Nope, innocent until proven guilty. You cannot prove they have committed a crime if they have immunity. Maybe to someone who believes in the morality behind the law would say they committed a crime regardless if they get convicted, but to you the law is merely the law, right?

                  Also, you said that you would be fine with legalizing drugs, so doesn’t that make you a big hypocrite? I mean, you advocate legalizing drugs, which would have the exact same effect as granting immunity to ODers. If you believe that people shouldn’t be punished for using drugs, then why are you advocating that people be punished for using drugs?

                  1. A conviction is required for punishment to be levied for commission of a crime. Not for the crime itself to have occurred. If you close your eyes, the world does not cease to exist.

                    If a person is murdered, and the murder is caught on video, but no one is ever convicted of committing it, does that mean no crime was committed?

                    Does that mean that, since the Bush administration officials who violated FOIA will never be prosecuted, they didn’t commit a crime? How about all the cops who are never prosecuted for police brutality when there’s damning evidence?

                    1. If a person is murdered, and the murder is caught on video, but no one is ever convicted of committing it, does that mean no crime was committed?

                      As if I didn’t already answer that in the post you’re replying to. Seriously, just try Hooked on Phonics, you’ll soon be able to read.

                      Really? Then I guess you can stop working to get drugs legalized once they pass an immunity law and it gets signed, since it “has the same effect”.

                      Saying two things have the same effect does not mean the totality of their effects are the same, you illiterate ape.

                  2. I mean, you advocate legalizing drugs, which would have the exact same effect as granting immunity to ODers.

                    Really? Then I guess you can stop working to get drugs legalized once they pass an immunity law and it gets signed, since it “has the same effect”.

                2. actually, the effect is generally that. BECAUSE heroin is illegal, the only way to get it is illegal channels. the most common (BY FAR) reason for overdose is when a junkie gets abnormally PURE heroin, since most street heroin is so impure.

                  and yes, i’ve been to several scenes like this. and the lab tests confirmed this. as well as reports from journals. it’s common knowledge among junkies too.

                  *if* heroin was legal, then one could be assured that pharmaceutical grade heroin was precisely doses, just like other regulated pharmaceuticals.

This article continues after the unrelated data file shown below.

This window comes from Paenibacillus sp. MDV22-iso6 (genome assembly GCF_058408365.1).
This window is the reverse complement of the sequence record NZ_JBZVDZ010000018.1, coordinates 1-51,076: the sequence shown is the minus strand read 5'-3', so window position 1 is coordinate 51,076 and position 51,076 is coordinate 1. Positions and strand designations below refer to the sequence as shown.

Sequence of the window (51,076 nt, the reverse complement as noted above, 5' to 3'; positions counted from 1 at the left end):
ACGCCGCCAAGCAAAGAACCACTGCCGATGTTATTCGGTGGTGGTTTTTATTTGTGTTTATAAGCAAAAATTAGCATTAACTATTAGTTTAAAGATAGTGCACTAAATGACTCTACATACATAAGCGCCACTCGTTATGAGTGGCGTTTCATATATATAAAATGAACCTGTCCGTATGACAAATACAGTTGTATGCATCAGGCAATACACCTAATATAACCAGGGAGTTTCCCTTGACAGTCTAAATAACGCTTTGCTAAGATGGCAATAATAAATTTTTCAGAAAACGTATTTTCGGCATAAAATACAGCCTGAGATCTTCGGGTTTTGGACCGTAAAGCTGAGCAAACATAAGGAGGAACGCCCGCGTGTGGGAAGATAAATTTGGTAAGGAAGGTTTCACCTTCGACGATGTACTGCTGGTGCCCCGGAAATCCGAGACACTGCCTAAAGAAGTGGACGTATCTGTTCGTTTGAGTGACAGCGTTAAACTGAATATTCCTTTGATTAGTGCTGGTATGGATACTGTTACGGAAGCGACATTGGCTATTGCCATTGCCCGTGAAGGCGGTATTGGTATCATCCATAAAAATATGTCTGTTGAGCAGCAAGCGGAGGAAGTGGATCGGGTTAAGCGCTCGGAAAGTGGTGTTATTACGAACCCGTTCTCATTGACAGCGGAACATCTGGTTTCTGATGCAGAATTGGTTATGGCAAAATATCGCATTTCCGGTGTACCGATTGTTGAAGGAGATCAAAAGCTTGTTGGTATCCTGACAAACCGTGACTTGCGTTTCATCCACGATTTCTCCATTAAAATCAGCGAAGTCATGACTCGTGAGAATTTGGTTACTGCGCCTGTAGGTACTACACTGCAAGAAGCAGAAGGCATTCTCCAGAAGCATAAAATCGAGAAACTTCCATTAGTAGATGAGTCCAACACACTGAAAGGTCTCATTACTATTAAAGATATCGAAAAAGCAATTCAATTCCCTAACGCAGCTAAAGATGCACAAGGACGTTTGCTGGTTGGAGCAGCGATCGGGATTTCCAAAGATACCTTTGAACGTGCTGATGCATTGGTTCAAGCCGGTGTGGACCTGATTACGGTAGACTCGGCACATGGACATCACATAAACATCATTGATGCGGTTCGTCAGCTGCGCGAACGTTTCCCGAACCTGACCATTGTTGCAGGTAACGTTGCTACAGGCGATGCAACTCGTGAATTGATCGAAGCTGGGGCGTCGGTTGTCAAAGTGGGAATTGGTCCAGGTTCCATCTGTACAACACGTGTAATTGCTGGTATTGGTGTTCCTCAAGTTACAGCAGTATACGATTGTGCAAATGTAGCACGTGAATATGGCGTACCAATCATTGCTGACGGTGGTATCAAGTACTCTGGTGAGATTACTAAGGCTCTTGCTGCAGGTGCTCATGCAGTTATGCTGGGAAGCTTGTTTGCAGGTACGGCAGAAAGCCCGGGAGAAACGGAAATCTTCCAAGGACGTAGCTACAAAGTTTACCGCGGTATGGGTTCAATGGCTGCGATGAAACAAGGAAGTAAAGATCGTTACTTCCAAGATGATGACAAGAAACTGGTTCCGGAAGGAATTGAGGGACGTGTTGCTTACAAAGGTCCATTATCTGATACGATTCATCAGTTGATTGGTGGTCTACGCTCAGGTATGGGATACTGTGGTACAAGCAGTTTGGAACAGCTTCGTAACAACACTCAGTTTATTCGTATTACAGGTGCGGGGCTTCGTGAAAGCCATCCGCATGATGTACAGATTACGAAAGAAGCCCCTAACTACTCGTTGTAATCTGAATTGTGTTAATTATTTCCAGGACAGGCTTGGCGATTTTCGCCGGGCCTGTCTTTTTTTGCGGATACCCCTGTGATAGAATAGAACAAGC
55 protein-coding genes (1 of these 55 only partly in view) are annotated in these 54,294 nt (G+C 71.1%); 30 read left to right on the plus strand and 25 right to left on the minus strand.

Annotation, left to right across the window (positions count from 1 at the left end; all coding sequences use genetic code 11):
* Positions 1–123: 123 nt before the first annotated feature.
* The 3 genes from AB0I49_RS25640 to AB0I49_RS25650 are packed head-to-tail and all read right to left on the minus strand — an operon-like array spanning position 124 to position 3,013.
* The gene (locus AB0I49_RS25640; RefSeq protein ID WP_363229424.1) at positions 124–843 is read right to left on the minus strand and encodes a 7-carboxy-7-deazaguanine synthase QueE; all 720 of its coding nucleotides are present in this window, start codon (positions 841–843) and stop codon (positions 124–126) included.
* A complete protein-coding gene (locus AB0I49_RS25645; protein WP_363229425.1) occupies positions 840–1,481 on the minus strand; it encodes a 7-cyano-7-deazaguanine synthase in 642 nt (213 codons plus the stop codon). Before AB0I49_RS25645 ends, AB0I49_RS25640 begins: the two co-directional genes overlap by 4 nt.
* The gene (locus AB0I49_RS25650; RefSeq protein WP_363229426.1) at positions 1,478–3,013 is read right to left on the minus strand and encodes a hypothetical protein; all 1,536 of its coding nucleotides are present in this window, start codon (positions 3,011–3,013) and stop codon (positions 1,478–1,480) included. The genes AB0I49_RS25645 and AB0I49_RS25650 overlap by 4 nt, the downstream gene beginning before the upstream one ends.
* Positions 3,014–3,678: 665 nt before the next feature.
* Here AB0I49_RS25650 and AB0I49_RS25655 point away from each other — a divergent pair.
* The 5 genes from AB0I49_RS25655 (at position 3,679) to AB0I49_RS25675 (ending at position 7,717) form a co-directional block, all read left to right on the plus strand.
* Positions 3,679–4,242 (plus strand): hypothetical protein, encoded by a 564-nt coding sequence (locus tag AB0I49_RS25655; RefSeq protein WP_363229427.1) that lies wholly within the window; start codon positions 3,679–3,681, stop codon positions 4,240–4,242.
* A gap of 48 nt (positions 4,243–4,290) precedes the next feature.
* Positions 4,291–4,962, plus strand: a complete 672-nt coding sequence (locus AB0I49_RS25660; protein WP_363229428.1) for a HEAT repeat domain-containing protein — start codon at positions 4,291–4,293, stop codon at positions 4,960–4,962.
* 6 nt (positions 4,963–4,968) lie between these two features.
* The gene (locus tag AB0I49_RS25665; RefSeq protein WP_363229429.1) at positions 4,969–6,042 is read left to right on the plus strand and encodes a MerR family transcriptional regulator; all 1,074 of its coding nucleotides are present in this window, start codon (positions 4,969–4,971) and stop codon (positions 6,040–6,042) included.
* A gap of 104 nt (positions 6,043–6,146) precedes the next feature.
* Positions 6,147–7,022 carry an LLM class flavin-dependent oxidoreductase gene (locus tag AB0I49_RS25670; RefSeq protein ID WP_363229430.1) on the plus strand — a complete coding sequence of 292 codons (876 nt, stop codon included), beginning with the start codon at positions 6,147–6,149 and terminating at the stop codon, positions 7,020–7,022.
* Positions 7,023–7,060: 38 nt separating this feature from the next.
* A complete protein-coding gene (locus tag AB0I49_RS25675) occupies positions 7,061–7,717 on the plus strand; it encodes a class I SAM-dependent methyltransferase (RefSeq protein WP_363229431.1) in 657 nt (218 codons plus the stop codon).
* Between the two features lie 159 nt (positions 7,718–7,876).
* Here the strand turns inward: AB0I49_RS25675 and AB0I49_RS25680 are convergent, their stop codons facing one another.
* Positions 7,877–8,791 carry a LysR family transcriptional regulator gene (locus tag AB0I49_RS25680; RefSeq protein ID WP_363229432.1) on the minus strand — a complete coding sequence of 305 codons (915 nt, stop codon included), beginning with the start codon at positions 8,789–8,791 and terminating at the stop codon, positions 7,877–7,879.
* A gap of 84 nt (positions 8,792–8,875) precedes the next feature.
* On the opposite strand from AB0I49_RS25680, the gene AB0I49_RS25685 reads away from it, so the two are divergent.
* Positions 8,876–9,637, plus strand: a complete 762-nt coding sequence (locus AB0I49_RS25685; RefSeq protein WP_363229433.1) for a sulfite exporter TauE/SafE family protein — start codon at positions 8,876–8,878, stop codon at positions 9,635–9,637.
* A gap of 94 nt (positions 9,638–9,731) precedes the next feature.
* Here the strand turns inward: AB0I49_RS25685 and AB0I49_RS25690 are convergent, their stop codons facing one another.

unlike say, MJ – which has no LD50, overdose with heroin is an issue with imprecise dosing.

                  the fact that heroin is criminalized is what means that you can’t trust the supplier to always give you roughly the same potency.

                  imagine if insulin, which IS over the counter in WA state btw (at least some formulations such as Humulin-R), wasn’t available legally, and you had to buy it on the street. would you see more overdoses from NON-pharma grade insulin? yes.

  9. Also, the criminal immunity statute would simply encourage heroin users to get someone else to overdose while they were also using the substance in question, so they could call 911 and get automatic immunity.

    Since it’s so late in the week, I think I’m safe indeclaring this the stupidest sentece in H&R comments this week.

    Tulpa believe that junkies, shooting up at home, in the perceived safe dope house or unpatrolled alley would be encouraged to “get someone else to overdose” in order to have immunity that they wouldn’t need if nobody overdoses.

    Psst, let’s get Freddie to OD, call 911 and we’ll be protected from the one in a 100,000 chance that the cops are gonna raid the place in the next half hour.

    I know, I know. They’re only junkies, it’s not like they’re real people whose lives have value or anything.

    1. A question for the lawyers:

      Suppose you have a person sitting in a California prison now who was convicted of felony possession of less than an ounce of marijuana some years ago. What is that person’s status today? Does he stay in prison, or must he be released because the law under which he was convicted has been changed?

      1. Not a lawyer, but a couple of years ago Reason did a story on a Georgia high school football star who was prosecuted for statutory rape even though the law was changed, to exclude what he did from the definition of statutory rape, between the time he did the deed and the time he was convicted.